By Annie Kim
4:41 PM PDT, June 13, 2013
A group of 90 teen surfers, all diagnosed with Type 1 diabetes, will gather from around California hoping to catch a break at Laguna Beach on Saturday morning.
The Pediatric-Adolescent Diabetes and Education, or PADRE Foundation is hosting its ninth annual Surfing with Diabetes Camp at Three Arches Bay, which will feature a surf lesson from former professional surfer Scott Dunton, a luau and an evening beach bonfire.
"It's not all about diabetes. It's about having fun," said Evan Barker, 15, of Laguna Beach, who has surfed the event since he was 12. "You don't have to feel weird about checking your insulin, you can be yourself and not have to hide."
Evan, who surfs almost every day in the summer, was diagnosed with Type 1 diabetes when he was 5 and said PADRE events like the surfing camp has made life a lot easier.
"I didn't think anyone else was dealing with my issues," he said. "It really opened my eyes."
Ryan Martz, PADRE program manager and program director of Camp Conrad-Chinnock, started the surfing event, gearing it toward teenagers 13 to 19 that struggle with Type 1 diabetes.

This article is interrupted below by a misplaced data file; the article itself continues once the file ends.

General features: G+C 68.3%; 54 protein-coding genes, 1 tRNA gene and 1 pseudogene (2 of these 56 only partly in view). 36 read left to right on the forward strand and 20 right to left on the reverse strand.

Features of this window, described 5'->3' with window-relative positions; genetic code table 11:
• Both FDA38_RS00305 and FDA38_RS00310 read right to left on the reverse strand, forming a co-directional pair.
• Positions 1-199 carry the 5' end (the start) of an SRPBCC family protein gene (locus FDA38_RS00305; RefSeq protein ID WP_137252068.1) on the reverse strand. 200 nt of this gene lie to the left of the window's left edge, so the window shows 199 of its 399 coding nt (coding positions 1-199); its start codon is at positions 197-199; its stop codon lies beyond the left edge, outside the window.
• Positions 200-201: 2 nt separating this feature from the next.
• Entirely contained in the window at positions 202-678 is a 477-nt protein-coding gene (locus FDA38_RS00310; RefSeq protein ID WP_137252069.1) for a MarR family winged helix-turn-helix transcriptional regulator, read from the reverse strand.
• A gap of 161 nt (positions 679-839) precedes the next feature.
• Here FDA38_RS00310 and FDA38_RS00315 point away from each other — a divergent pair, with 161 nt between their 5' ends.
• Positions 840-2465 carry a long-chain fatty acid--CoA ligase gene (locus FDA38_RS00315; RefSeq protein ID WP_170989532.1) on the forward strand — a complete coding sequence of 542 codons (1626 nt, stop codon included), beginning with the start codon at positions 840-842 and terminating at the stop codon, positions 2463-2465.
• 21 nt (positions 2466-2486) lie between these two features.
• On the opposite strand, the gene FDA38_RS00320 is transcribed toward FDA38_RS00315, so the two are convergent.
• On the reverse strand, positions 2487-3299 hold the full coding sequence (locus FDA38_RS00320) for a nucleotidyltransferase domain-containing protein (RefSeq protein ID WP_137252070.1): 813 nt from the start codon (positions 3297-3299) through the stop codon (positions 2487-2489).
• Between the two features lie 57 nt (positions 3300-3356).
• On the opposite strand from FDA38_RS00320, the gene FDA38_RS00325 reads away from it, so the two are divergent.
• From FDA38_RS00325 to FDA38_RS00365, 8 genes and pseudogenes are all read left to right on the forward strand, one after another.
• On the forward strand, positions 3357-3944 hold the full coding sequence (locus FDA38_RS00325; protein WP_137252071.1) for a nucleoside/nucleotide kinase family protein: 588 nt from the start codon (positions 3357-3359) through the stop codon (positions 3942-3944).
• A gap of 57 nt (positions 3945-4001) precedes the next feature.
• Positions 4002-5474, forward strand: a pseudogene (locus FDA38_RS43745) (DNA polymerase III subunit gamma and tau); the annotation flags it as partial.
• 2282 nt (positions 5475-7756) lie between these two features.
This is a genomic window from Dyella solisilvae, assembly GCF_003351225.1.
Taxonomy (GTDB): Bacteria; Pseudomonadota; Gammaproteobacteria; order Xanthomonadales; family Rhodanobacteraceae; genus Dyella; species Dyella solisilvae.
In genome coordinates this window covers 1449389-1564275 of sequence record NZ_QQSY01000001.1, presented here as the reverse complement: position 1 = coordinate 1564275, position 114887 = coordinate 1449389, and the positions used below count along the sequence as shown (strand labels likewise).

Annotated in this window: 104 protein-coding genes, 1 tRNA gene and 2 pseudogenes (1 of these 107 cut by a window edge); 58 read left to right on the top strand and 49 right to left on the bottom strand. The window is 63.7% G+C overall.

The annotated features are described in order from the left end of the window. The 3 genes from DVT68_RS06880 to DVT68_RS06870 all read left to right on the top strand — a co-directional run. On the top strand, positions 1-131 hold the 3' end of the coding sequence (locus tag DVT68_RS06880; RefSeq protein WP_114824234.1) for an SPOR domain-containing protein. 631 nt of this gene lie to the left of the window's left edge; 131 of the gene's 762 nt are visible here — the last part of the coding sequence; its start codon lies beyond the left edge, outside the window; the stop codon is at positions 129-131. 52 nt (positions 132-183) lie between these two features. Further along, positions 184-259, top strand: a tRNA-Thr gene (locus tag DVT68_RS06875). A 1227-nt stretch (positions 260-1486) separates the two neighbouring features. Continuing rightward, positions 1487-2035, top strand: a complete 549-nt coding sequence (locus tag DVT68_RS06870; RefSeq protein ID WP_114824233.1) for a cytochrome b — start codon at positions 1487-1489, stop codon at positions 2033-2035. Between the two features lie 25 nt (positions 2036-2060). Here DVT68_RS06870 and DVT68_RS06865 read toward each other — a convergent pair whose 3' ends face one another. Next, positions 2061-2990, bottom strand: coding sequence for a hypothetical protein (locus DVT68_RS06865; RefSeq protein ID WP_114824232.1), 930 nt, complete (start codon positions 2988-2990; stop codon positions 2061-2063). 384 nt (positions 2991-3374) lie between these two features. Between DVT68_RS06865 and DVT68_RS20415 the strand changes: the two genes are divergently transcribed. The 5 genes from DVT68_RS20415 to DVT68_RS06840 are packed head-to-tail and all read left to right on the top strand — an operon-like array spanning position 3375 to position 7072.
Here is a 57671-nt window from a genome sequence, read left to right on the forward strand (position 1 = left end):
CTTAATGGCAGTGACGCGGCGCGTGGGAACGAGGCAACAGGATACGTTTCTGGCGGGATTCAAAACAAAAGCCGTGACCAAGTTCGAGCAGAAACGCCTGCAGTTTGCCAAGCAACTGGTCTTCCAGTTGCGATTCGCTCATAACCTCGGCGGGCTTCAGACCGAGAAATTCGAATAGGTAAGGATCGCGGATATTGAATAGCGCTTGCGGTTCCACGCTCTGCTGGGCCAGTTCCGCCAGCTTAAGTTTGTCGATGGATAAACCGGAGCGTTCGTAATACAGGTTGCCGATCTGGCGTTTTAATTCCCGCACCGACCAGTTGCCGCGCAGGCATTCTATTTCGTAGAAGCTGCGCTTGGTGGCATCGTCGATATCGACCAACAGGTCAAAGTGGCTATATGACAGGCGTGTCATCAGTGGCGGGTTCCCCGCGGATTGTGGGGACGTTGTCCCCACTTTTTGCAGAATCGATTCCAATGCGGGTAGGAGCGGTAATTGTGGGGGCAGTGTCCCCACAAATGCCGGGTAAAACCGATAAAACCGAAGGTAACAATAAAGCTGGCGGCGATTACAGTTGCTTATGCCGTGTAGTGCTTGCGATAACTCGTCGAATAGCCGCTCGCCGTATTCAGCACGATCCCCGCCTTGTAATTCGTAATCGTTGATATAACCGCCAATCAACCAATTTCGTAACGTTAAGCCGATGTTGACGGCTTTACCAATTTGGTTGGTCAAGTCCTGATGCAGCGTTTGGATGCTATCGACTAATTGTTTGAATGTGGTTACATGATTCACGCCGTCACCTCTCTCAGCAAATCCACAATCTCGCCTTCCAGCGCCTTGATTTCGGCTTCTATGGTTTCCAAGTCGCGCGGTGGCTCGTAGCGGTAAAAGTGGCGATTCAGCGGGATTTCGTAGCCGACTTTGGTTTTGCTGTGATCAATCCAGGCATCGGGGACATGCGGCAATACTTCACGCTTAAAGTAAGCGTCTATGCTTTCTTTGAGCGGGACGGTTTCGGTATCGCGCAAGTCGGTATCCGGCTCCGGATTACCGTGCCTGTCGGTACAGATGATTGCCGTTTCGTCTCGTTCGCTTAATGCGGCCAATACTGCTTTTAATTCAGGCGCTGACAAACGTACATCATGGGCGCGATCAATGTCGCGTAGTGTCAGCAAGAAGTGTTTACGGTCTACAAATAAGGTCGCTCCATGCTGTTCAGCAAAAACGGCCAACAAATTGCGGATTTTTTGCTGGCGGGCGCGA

The Huntington Beach resident began attending Camp Conrad-Chinnock, a camp geared toward youth with diabetes, when he was diagnosed at age 13 and is the camp's program director.
"When I was first diagnosed I was in a state of denial," he said. "I just wanted to live my life the way I knew it. I wasn't taking care of myself, I was scared and felt alone. Camp changed my life when I thought I had nothing to look forward to in the future."
A child with Type 1 diabetes deals with multiple injections a day, constant monitoring of blood sugar levels, counting carbohydrates and the fear of seizures if not treated, Martz said.
"It's a 24-hour disease," he said. "You never get a break from it, but this day, diabetes will be a norm."
Teenagers don't want to sit around talking about their feelings because they have diabetes, they just want to have fun, said Evan's mom, Kathleen.
"It was a real connection for him that none of us understood at the time," she said. "This was a way for him to bond with a group of people who could understand the world the way he did but still have fun."
Registration closed Tuesday due to over-capacity and organizers are expecting this year to be the largest in its history. More than 130 participants, including nearly 40 volunteer camp counselors, from Bakersfield to San Diego are signed up to surf in the event.